Organisations across the board are likely to be affected by the new regulations. However, EU GDPR and law firms is rapidly becoming the headline news in the legal industry.
In my last post, “EU General Data Protection Regulations #1: What does it all mean?”, I gave a snapshot of the regulations and what they involve. Let’s now look at a few simple measures you can take in readiness for them.
In an ideal world, you’d never wish to be on the receiving end of breaches in data security. However, the worst sometimes does happen and it makes sense to prepared.
Make sure you have clear policies and well-rehearsed procedures in place. These will enable you to act quickly to any breach and notify the authorities within the required timescales.
This is all about establishing clear, effective policies and procedures. You can then use these both to remain within the regulations and prove to regulators that you meet the required standards.
It’s one thing to have the policies in place. To make them work effectively they should be backed up by constant monitoring. Review your data processing procedures regularly with the aim of reducing data processing and retention to only that which is required. Staff training is the key to this. To keep on top of your obligations, you can carry out regular privacy impact audits to review your procedures and correct any concerns that may arise.
It’s essential to take a look at what personal data processing you undertake. Relying upon consent from clients does not necessarily mean you can use data for other purposes without renewed consent. If you do rely on consent, review whether your documents and forms of consent are up to the job. At the end of the day, the burden of proof rests with you.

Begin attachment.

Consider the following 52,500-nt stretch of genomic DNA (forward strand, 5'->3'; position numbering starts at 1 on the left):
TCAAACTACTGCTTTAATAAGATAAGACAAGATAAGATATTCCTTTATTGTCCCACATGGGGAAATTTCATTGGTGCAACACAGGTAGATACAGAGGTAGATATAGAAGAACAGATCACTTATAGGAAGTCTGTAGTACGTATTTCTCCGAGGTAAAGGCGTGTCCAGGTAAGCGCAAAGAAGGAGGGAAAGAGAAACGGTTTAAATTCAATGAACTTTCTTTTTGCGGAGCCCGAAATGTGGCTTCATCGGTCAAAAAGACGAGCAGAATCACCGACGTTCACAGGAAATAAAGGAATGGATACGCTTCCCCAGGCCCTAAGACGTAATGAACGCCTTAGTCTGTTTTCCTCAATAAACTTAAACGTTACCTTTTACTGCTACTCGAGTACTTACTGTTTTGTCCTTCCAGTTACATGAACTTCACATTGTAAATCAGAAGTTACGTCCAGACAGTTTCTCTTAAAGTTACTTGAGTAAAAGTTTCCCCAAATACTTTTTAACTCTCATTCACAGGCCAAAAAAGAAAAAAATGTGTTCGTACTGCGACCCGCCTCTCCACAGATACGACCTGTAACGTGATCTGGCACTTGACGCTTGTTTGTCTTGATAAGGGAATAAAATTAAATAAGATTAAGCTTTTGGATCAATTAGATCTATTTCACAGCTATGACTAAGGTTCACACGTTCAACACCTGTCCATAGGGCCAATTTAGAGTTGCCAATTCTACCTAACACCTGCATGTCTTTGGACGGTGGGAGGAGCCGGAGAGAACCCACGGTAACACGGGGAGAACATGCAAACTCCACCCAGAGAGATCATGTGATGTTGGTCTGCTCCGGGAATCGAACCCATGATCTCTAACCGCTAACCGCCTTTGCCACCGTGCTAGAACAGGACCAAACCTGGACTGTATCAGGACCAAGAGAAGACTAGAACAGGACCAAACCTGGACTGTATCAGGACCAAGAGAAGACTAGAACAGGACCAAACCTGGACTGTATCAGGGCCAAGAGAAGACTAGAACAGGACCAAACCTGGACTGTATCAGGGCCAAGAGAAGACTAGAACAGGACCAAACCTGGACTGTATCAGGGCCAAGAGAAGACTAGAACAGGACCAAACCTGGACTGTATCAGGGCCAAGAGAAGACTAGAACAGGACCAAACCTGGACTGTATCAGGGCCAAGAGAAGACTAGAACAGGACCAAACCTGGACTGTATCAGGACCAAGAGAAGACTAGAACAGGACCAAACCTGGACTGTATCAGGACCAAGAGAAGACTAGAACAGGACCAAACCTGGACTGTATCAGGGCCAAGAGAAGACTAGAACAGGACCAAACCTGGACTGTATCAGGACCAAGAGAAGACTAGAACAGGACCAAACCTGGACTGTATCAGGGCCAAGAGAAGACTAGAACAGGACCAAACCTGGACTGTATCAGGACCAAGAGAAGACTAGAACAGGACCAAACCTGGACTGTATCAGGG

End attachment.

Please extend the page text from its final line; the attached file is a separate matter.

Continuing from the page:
The EU GDPR requires that the information you provide to your clients about their data usage should be in clear and easily understandable language. All your policies should be transparent and readily accessible.
Your clients have the right to ask for a variety of things. They can ask for the right to erasure of data and, indeed, the right to data portability where appropriate. With this in mind, you should always consider what the legal grounds are for storing client data. Again, the burden of proof to show that legitimate grounds override client interests lies with you.
The new regulations cover organisations domiciled outside of the EU. If you are conducting cross-border work, you should ensure that you have a sound legal basis for transferring personal data to other jurisdictions. Obviously, this is not a new concern. However, it’s worth bearing in mind the penalties for getting it wrong. Failure to comply can leads to fines of up to 4% of annual turnover.
All good practice management systems contain elements designed to assist you to perform risk and compliance checks. The better ones, have a structured approach to task management built-in from the point of the creation of a new matter. For the more advanced PMS systems, it is straightforward to build your protocols into this or into a workflow within the software. It’s worth thinking about as a mechanism for automating your protocols.
For further information on how LawWare can assist you with this and your practice management, please follow this link.
For a full examination of the new regulations, DLA Piper has produced a detailed report which you can view here.
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